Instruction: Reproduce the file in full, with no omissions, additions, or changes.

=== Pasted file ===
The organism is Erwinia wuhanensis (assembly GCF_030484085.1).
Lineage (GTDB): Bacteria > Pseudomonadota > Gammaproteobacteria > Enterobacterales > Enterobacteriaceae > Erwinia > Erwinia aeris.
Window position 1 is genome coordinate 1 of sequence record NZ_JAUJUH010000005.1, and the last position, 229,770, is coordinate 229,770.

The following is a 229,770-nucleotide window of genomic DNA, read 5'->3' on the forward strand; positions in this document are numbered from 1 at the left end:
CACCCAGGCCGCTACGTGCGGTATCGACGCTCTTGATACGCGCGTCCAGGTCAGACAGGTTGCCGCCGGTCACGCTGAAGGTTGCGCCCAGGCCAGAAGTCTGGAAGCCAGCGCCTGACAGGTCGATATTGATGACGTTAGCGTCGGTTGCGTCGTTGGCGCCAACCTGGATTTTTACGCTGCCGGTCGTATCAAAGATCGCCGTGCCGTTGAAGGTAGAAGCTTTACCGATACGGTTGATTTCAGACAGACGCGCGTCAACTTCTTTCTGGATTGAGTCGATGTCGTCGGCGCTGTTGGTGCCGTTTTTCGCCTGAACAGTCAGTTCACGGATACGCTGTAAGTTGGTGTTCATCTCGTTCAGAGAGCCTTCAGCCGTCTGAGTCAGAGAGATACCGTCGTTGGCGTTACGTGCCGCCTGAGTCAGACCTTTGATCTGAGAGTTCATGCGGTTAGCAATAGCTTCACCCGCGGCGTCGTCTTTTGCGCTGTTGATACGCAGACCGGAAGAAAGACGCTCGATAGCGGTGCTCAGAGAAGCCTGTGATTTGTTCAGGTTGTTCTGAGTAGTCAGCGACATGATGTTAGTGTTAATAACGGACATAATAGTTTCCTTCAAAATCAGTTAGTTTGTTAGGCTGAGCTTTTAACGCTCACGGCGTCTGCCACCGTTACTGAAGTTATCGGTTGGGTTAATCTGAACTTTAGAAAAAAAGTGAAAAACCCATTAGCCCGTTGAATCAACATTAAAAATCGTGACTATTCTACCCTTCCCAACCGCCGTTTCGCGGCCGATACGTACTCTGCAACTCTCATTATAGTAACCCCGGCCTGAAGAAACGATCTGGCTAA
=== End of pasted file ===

The organism is Erwinia wuhanensis (assembly GCF_030484085.1).
Lineage (GTDB): Bacteria > Pseudomonadota > Gammaproteobacteria > Enterobacterales > Enterobacteriaceae > Erwinia > Erwinia aeris.
Window position 1 is genome coordinate 1 of sequence record NZ_JAUJUH010000005.1, and the last position, 229,770, is coordinate 229,770.

The following is a 229,770-nucleotide window of genomic DNA, read 5'->3' on the forward strand; positions in this document are numbered from 1 at the left end:
CACCCAGGCCGCTACGTGCGGTATCGACGCTCTTGATACGCGCGTCCAGGTCAGACAGGTTGCCGCCGGTCACGCTGAAGGTTGCGCCCAGGCCAGAAGTCTGGAAGCCAGCGCCTGACAGGTCGATATTGATGACGTTAGCGTCGGTTGCGTCGTTGGCGCCAACCTGGATTTTTACGCTGCCGGTCGTATCAAAGATCGCCGTGCCGTTGAAGGTAGAAGCTTTACCGATACGGTTGATTTCAGACAGACGCGCGTCAACTTCTTTCTGGATTGAGTCGATGTCGTCGGCGCTGTTGGTGCCGTTTTTCGCCTGAACAGTCAGTTCACGGATACGCTGTAAGTTGGTGTTCATCTCGTTCAGAGAGCCTTCAGCCGTCTGAGTCAGAGAGATACCGTCGTTGGCGTTACGTGCCGCCTGAGTCAGACCTTTGATCTGAGAGTTCATGCGGTTAGCAATAGCTTCACCCGCGGCGTCGTCTTTTGCGCTGTTGATACGCAGACCGGAAGAAAGACGCTCGATAGCGGTGCTCAGAGAAGCCTGTGATTTGTTCAGGTTGTTCTGAGTAGTCAGCGACATGATGTTAGTGTTAATAACGGACATAATAGTTTCCTTCAAAATCAGTTAGTTTGTTAGGCTGAGCTTTTAACGCTCACGGCGTCTGCCACCGTTACTGAAGTTATCGGTTGGGTTAATCTGAACTTTAGAAAAAAAGTGAAAAACCCATTAGCCCGTTGAATCAACATTAAAAATCGTGACTATTCTACCCTTCCCAACCGCCGTTTCGCGGCCGATACGTACTCTGCAACTCTCATTATAGTAACCCCGGCCTGAAGAAACGATCTGGCTAA